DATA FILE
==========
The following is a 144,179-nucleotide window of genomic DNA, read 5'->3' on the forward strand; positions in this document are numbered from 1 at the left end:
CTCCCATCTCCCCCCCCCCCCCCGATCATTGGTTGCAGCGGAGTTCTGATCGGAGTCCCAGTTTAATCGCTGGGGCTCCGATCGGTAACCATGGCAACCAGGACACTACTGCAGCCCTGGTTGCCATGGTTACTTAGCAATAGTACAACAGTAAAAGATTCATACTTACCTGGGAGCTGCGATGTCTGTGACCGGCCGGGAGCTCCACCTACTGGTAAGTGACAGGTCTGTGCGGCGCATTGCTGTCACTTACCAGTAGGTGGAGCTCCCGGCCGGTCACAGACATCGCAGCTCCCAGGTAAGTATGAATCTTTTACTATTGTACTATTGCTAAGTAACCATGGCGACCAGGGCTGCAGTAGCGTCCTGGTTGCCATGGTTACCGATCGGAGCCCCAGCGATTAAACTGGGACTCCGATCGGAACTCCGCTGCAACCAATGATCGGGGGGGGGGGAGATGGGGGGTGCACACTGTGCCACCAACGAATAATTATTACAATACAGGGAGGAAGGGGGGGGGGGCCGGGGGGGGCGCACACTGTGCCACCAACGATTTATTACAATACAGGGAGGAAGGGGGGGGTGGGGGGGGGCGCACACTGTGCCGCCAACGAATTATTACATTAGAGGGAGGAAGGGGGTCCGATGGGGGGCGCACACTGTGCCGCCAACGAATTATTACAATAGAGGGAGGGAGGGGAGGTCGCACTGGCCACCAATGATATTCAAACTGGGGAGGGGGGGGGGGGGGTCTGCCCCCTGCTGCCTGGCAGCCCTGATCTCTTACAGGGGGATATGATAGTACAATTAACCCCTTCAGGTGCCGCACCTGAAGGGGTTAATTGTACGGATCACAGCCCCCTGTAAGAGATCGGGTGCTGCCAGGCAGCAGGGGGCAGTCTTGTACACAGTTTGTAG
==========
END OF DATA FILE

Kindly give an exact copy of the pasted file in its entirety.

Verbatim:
The following is a 144,179-nucleotide window of genomic DNA, read 5'->3' on the forward strand; positions in this document are numbered from 1 at the left end:
CTCCCATCTCCCCCCCCCCCCCCGATCATTGGTTGCAGCGGAGTTCTGATCGGAGTCCCAGTTTAATCGCTGGGGCTCCGATCGGTAACCATGGCAACCAGGACACTACTGCAGCCCTGGTTGCCATGGTTACTTAGCAATAGTACAACAGTAAAAGATTCATACTTACCTGGGAGCTGCGATGTCTGTGACCGGCCGGGAGCTCCACCTACTGGTAAGTGACAGGTCTGTGCGGCGCATTGCTGTCACTTACCAGTAGGTGGAGCTCCCGGCCGGTCACAGACATCGCAGCTCCCAGGTAAGTATGAATCTTTTACTATTGTACTATTGCTAAGTAACCATGGCGACCAGGGCTGCAGTAGCGTCCTGGTTGCCATGGTTACCGATCGGAGCCCCAGCGATTAAACTGGGACTCCGATCGGAACTCCGCTGCAACCAATGATCGGGGGGGGGGGAGATGGGGGGTGCACACTGTGCCACCAACGAATAATTATTACAATACAGGGAGGAAGGGGGGGGGGGCCGGGGGGGGCGCACACTGTGCCACCAACGATTTATTACAATACAGGGAGGAAGGGGGGGGTGGGGGGGGGCGCACACTGTGCCGCCAACGAATTATTACATTAGAGGGAGGAAGGGGGTCCGATGGGGGGCGCACACTGTGCCGCCAACGAATTATTACAATAGAGGGAGGGAGGGGAGGTCGCACTGGCCACCAATGATATTCAAACTGGGGAGGGGGGGGGGGGGGTCTGCCCCCTGCTGCCTGGCAGCCCTGATCTCTTACAGGGGGATATGATAGTACAATTAACCCCTTCAGGTGCCGCACCTGAAGGGGTTAATTGTACGGATCACAGCCCCCTGTAAGAGATCGGGTGCTGCCAGGCAGCAGGGGGCAGTCTTGTACACAGTTTGTAG